Basset hounds have their day

May 30, 1998|By MARLO BARNHART

by Richard T. Meagher / staff photographer

see the enlargment

Basset hound

What could be better than to find a hobby you love that loves you back?

The owners of more than 100 basset hounds got together in the Williamsport area Saturday to share, to compare and to become more aware of the qualities of their chosen breed.

"We formed BROOD two years ago," said Rodica Stoicoiu. While the organization's name stands for Basset Rescue of Old Dominion, there are members in Maryland, like Stoicoiu, the vice president, who is from Germantown.


The day's social events - described as a basset hound ramble - began at 11 a.m. with a walk along the C&O Canal at Cushwa Basin near the visitors center.

From there, the group journeyed to the Pinesburg home of organizer Diane Morgan for cool drinks, some shade and even dips in the pool.

As for the 100-plus basset hounds, many were put into a communal fenced-in area where they romped, sniffed and generally had a rollicking time.

"That is one of the qualities of the breed that first attracted many of us," Stoicoiu said. "They socialize. There's no posturing, no fights, lots of interaction."

Jurgen Portner came all the way from southern Virginia for the ramble because he believes in the rescue organization's principles.

"Some breeds are getting a bad reputation as biters or having a bad temperament," Portner said. He blames that phenomenon on puppy mills that raise breeds for money, not for character.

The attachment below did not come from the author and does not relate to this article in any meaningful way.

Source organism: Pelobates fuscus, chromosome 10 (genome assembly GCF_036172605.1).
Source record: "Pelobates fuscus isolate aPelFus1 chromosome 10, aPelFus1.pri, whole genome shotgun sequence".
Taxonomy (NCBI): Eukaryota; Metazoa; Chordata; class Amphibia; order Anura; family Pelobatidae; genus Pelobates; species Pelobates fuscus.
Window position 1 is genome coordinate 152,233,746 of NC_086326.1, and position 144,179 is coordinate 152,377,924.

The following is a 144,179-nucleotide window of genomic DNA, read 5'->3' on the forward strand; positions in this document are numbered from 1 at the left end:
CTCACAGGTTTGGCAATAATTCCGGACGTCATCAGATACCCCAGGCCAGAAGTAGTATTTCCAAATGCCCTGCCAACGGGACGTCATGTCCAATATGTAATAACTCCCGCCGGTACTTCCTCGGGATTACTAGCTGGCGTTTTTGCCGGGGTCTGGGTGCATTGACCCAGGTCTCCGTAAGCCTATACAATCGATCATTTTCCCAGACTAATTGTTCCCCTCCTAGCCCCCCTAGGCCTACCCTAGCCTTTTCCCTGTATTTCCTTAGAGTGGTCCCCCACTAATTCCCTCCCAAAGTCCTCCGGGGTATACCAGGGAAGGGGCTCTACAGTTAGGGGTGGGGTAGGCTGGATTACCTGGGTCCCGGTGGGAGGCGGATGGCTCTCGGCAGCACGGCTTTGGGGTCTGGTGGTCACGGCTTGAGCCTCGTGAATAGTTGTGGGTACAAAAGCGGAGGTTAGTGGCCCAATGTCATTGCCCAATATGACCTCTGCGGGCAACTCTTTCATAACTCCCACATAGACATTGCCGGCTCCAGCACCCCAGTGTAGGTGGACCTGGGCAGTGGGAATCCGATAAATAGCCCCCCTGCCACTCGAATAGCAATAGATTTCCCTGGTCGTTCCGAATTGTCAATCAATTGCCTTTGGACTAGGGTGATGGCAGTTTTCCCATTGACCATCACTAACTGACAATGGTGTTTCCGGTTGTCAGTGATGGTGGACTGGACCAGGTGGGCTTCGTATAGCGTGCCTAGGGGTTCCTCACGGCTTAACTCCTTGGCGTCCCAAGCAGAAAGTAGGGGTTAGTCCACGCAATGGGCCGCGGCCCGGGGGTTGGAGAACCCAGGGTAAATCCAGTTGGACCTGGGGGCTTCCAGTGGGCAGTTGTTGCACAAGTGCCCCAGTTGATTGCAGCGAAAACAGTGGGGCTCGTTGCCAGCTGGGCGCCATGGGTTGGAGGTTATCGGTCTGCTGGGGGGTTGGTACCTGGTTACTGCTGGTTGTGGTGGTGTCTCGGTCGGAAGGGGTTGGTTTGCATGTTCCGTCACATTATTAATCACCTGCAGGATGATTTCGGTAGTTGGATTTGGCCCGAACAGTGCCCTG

Morgan said the main purpose of BROOD is to find homes for basset hounds and to keep in touch so the breed can be protected.

"We screen and provide education because basset hounds have traits that people need to know," Stoicoiu said. The group has 40 members and is growing.

Morgan said she had been expecting about 70 bassets but more than 100 showed up, some from as far away as Georgia. She credits the Internet for that.

Portner uses the Internet to keep up with activities of Basset Rescue groups such as BROOD. He and his wife recently attended a similar event in Michigan.

Alisa Garbrick and husband, Randy, came from York, Pa., with Molly and Meg.

"I had always wanted bassets, initially because of the look," said Alisa Garbrick. But they stayed with bassets because of their personality, she said.

Brad Turner and his wife, Karalee, of Damascus, Md., saw an advertisement for the ramble in a BROOD newsletter and then sought out the Web page on the Internet.

They came and brought 2-year-old Duncan.

The Herald-Mail Articles